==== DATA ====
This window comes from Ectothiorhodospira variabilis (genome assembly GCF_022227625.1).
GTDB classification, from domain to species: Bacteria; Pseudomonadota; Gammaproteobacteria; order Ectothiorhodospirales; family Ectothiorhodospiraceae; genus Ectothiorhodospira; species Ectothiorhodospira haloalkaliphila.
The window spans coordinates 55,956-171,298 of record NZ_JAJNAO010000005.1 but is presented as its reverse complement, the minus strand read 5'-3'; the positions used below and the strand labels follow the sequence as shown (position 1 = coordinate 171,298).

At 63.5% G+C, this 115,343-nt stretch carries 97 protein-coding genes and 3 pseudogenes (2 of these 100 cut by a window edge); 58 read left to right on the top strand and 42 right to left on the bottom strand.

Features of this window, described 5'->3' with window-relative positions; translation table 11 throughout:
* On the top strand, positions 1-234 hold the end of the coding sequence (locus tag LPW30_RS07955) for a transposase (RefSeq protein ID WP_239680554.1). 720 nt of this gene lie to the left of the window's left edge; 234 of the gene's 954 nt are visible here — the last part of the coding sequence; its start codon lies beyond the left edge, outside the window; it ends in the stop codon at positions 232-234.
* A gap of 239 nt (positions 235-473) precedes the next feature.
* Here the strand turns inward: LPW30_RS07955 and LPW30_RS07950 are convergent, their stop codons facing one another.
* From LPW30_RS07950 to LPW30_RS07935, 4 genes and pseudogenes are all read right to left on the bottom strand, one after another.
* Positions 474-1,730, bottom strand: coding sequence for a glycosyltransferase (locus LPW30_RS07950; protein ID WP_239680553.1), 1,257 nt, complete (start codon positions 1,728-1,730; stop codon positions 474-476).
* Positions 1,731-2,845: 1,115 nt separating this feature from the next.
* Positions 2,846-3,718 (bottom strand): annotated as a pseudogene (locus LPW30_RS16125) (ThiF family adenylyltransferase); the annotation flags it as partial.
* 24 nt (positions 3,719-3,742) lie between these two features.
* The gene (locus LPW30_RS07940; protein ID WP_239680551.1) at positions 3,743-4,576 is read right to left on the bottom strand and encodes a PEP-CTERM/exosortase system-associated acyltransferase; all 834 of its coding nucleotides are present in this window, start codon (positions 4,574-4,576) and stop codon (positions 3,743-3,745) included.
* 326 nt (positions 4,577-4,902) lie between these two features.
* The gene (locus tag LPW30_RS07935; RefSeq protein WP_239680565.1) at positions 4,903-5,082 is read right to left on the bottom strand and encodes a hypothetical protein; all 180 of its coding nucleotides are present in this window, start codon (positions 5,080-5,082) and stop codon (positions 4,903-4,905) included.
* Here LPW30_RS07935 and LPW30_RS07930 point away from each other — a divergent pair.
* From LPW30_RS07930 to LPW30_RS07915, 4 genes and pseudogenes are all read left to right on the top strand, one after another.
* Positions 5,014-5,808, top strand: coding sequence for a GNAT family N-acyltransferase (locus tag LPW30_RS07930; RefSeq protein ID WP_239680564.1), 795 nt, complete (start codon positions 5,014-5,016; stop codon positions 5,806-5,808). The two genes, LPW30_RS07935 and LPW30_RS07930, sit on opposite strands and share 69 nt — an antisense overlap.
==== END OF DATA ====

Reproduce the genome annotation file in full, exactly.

This window comes from Ectothiorhodospira variabilis (genome assembly GCF_022227625.1).
GTDB classification, from domain to species: Bacteria; Pseudomonadota; Gammaproteobacteria; order Ectothiorhodospirales; family Ectothiorhodospiraceae; genus Ectothiorhodospira; species Ectothiorhodospira haloalkaliphila.
The window spans coordinates 55,956-171,298 of record NZ_JAJNAO010000005.1 but is presented as its reverse complement, the minus strand read 5'-3'; the positions used below and the strand labels follow the sequence as shown (position 1 = coordinate 171,298).

At 63.5% G+C, this 115,343-nt stretch carries 97 protein-coding genes and 3 pseudogenes (2 of these 100 cut by a window edge); 58 read left to right on the top strand and 42 right to left on the bottom strand.

Features of this window, described 5'->3' with window-relative positions; translation table 11 throughout:
* On the top strand, positions 1-234 hold the end of the coding sequence (locus tag LPW30_RS07955) for a transposase (RefSeq protein ID WP_239680554.1). 720 nt of this gene lie to the left of the window's left edge; 234 of the gene's 954 nt are visible here — the last part of the coding sequence; its start codon lies beyond the left edge, outside the window; it ends in the stop codon at positions 232-234.
* A gap of 239 nt (positions 235-473) precedes the next feature.
* Here the strand turns inward: LPW30_RS07955 and LPW30_RS07950 are convergent, their stop codons facing one another.
* From LPW30_RS07950 to LPW30_RS07935, 4 genes and pseudogenes are all read right to left on the bottom strand, one after another.
* Positions 474-1,730, bottom strand: coding sequence for a glycosyltransferase (locus LPW30_RS07950; protein ID WP_239680553.1), 1,257 nt, complete (start codon positions 1,728-1,730; stop codon positions 474-476).
* Positions 1,731-2,845: 1,115 nt separating this feature from the next.
* Positions 2,846-3,718 (bottom strand): annotated as a pseudogene (locus LPW30_RS16125) (ThiF family adenylyltransferase); the annotation flags it as partial.
* 24 nt (positions 3,719-3,742) lie between these two features.
* The gene (locus LPW30_RS07940; protein ID WP_239680551.1) at positions 3,743-4,576 is read right to left on the bottom strand and encodes a PEP-CTERM/exosortase system-associated acyltransferase; all 834 of its coding nucleotides are present in this window, start codon (positions 4,574-4,576) and stop codon (positions 3,743-3,745) included.
* 326 nt (positions 4,577-4,902) lie between these two features.
* The gene (locus tag LPW30_RS07935; RefSeq protein WP_239680565.1) at positions 4,903-5,082 is read right to left on the bottom strand and encodes a hypothetical protein; all 180 of its coding nucleotides are present in this window, start codon (positions 5,080-5,082) and stop codon (positions 4,903-4,905) included.
* Here LPW30_RS07935 and LPW30_RS07930 point away from each other — a divergent pair.
* From LPW30_RS07930 to LPW30_RS07915, 4 genes and pseudogenes are all read left to right on the top strand, one after another.
* Positions 5,014-5,808, top strand: coding sequence for a GNAT family N-acyltransferase (locus tag LPW30_RS07930; RefSeq protein ID WP_239680564.1), 795 nt, complete (start codon positions 5,014-5,016; stop codon positions 5,806-5,808). The two genes, LPW30_RS07935 and LPW30_RS07930, sit on opposite strands and share 69 nt — an antisense overlap.